• I thought Humpty Dumpty too obvious to point out, but Paul Dawson notes this: "I would think the Humpty Dumpty with the musical notes coming out of his head is a reference to The Beatles "I Am The Walrus" (1967). It was a popular theory back in the day that "goo goo ga joob" were Humpty Dumpty's (the Eggman) final words before he fell off the wall which played into the whole 'Paul is Dead' conspiracy!"
• Pádraig Ó Méalóid writes, "The creature with the tiger head is Tony the Tiger, the mascot for Kellogg’s Frosties. The orange object beside him with the horns is a Space Hopper toy." Joe McNally also noted this.
• A topless Alice Liddell?
• Pádraig Ó Méalóid writes, "The policeman behind the topless Alice – which I’ve failed to identify, although I know I should know it – is Mr Plod, from Enid Blyton’s Noddy stories." Joe McNally writes, "To the right of Alice is PC McGarry (number 452), a character from popular BBC children's stop-motion puppet series Camberwick Green." Greg Daly and Mike Rampton also caught this. Steve Flanagan says that it's "PC Potter from the puppet TV show Trumpton."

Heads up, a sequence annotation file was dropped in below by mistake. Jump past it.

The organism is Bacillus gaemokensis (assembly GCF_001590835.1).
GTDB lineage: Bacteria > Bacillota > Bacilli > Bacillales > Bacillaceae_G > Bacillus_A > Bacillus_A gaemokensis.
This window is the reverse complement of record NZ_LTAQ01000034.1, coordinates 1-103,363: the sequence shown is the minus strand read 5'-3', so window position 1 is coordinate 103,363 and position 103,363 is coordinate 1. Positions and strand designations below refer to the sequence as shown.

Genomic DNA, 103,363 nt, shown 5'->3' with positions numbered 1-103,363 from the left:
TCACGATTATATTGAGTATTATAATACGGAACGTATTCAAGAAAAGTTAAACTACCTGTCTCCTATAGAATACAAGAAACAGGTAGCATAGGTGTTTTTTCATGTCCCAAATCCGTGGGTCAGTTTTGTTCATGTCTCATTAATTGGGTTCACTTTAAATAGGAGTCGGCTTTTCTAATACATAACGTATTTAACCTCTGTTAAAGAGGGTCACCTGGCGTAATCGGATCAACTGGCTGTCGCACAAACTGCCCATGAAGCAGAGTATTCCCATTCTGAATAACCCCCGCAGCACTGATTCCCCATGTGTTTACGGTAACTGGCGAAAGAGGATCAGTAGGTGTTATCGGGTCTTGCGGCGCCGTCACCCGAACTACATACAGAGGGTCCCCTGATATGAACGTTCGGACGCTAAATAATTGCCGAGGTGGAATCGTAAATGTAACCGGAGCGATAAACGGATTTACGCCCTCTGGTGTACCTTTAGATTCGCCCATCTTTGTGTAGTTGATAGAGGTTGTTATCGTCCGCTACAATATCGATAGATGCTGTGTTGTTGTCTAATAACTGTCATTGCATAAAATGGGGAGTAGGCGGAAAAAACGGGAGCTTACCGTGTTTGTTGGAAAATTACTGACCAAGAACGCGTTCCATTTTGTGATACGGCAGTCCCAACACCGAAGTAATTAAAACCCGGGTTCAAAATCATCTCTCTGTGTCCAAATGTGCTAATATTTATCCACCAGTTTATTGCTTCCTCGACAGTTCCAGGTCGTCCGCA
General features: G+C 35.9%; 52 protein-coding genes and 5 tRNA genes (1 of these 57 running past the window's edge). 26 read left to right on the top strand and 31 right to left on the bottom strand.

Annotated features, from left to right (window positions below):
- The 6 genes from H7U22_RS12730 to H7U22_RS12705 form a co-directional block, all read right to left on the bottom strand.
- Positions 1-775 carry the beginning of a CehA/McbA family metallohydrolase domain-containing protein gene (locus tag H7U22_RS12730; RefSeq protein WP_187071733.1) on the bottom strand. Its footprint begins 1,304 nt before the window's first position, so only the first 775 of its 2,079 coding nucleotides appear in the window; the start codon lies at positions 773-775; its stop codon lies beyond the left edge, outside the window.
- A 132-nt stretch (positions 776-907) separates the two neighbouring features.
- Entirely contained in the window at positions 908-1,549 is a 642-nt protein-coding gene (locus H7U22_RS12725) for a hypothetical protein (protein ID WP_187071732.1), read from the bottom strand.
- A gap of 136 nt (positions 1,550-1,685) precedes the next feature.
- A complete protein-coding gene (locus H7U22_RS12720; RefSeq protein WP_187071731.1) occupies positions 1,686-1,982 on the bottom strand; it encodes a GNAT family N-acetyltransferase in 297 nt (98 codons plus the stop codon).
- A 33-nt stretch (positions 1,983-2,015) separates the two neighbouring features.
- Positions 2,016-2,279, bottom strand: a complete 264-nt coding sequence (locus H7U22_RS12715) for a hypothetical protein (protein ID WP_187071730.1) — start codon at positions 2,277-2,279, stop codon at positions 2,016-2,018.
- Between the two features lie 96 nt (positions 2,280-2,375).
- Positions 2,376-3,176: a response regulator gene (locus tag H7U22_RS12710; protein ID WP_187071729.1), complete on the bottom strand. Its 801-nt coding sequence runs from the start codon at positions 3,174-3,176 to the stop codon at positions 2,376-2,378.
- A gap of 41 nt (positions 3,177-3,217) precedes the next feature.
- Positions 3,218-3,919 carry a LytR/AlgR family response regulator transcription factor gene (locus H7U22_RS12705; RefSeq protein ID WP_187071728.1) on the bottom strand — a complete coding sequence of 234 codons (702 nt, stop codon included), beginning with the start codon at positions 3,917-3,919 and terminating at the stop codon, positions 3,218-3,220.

• Zom of the Zodiac
• Captain Universe
• Vull’s helmet.
Page 53. Panel 7. I don’t know who any of these people are meant to be. Pádraig Ó Méalóid writes, "In the footage from the Rolling Stones’ concert at Hyde Park, we see a girl blowing bubbles."
Jerry Swan writes, "The hippy chic on the left reminds me of 'Penny Lane' from Cameron Crowe's "Almost Famous". Wasn't she based on "Cynthia Paster-caster"? The guys sitting down seem American (but neither looks particularly like a young Cameron Crowe)."
Zack Smith has this from Moore himself: "the guys sitting by the "Peace" sign in the park are Steve Moore and Derek "Bram" Stokes, the founder of the "Dark They Were, and Golden-Eyed" bookshop, who were in fact at the Rolling Stones Hyde Park concert. "